TWO SOFAS IN THE PARLOR by David Cornel De Jong

TWO SOFAS IN THE PARLOR

By
Email this review

KIRKUS REVIEW

Strangers in a foreign land, this is the story of the Kegels who came to the United States in 1913 and who found Grand Rapids and their neighborhood of Little Zeeland a far remove from their prim, religious, ordered life in Holland. Johannes, the oldest, noon decided for Americanism at the risk of some deceit; Renzel was more slowly won over; and the girls varied, from Hennie whose pride was a stumbling block to little Zwaantje whose unaffected charm opened all doors; but Mother was adamant and fought the contamination of the new world with every weapon she had. This is the story of their shaking down, of the neighbors, of their miserable little house, of the doctor, the minister and the school, and the serio-comic interludes each brought -- and the final decision to follow American ways when Johannes, who had run away, comes home. A period, patient piece, that captures the awkward confusion of old and new cultures, and adult and juvenile conflicts. A far cry from Benefit Street.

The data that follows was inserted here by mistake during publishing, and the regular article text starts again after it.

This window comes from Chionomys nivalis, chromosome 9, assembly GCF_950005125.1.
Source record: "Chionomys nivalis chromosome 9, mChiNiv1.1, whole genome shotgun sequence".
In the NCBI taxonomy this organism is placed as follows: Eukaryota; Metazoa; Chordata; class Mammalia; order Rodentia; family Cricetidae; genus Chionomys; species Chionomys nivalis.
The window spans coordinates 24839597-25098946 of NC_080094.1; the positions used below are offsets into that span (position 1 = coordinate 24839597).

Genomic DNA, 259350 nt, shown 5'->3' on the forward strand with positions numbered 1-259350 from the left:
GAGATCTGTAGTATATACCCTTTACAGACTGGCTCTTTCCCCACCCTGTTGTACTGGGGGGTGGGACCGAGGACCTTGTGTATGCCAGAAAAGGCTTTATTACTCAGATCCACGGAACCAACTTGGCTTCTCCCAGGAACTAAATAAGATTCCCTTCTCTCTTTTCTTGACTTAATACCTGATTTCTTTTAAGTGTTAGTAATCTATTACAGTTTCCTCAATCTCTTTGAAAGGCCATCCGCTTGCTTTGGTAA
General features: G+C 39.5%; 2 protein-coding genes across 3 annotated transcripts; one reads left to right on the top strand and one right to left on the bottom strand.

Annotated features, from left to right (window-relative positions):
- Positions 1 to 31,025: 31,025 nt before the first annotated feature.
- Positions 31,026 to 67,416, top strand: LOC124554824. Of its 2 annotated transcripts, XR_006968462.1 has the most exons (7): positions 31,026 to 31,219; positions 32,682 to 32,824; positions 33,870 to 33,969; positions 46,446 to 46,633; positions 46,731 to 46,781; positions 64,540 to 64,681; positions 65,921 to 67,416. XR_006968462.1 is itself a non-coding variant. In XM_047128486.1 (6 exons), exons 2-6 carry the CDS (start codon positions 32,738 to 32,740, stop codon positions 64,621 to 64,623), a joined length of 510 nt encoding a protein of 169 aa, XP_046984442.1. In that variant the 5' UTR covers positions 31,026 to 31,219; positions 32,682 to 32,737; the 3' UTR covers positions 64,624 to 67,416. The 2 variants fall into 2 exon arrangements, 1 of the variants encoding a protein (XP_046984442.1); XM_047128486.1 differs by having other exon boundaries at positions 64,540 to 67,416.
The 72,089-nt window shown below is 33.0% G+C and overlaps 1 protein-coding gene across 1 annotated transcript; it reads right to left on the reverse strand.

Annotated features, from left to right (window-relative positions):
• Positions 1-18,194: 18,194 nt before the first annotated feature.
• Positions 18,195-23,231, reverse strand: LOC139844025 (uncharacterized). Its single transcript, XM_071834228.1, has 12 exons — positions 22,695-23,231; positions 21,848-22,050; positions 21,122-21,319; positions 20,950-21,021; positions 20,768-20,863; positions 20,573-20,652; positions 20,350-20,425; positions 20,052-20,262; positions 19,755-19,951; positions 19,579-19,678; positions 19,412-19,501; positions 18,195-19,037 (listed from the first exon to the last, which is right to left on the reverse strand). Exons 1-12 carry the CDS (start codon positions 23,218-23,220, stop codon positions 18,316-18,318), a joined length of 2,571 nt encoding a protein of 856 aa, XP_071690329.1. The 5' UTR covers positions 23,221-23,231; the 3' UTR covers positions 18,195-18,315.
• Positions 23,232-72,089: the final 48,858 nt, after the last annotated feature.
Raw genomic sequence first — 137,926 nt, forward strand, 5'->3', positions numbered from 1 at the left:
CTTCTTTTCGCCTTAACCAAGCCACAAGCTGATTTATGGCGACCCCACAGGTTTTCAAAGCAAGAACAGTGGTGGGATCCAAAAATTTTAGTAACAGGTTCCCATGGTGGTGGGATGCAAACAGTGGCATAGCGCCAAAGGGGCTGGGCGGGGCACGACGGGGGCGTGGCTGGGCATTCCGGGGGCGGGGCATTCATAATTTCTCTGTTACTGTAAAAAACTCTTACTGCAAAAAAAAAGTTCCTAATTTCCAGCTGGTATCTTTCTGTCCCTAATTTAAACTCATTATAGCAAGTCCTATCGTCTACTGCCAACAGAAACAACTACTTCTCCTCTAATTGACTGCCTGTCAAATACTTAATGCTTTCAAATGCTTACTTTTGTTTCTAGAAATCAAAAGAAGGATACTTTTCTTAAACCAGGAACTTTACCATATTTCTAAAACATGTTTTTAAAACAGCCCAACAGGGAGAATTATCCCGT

Pub Date: Jan. 17th, 1951
Publisher: Doubleday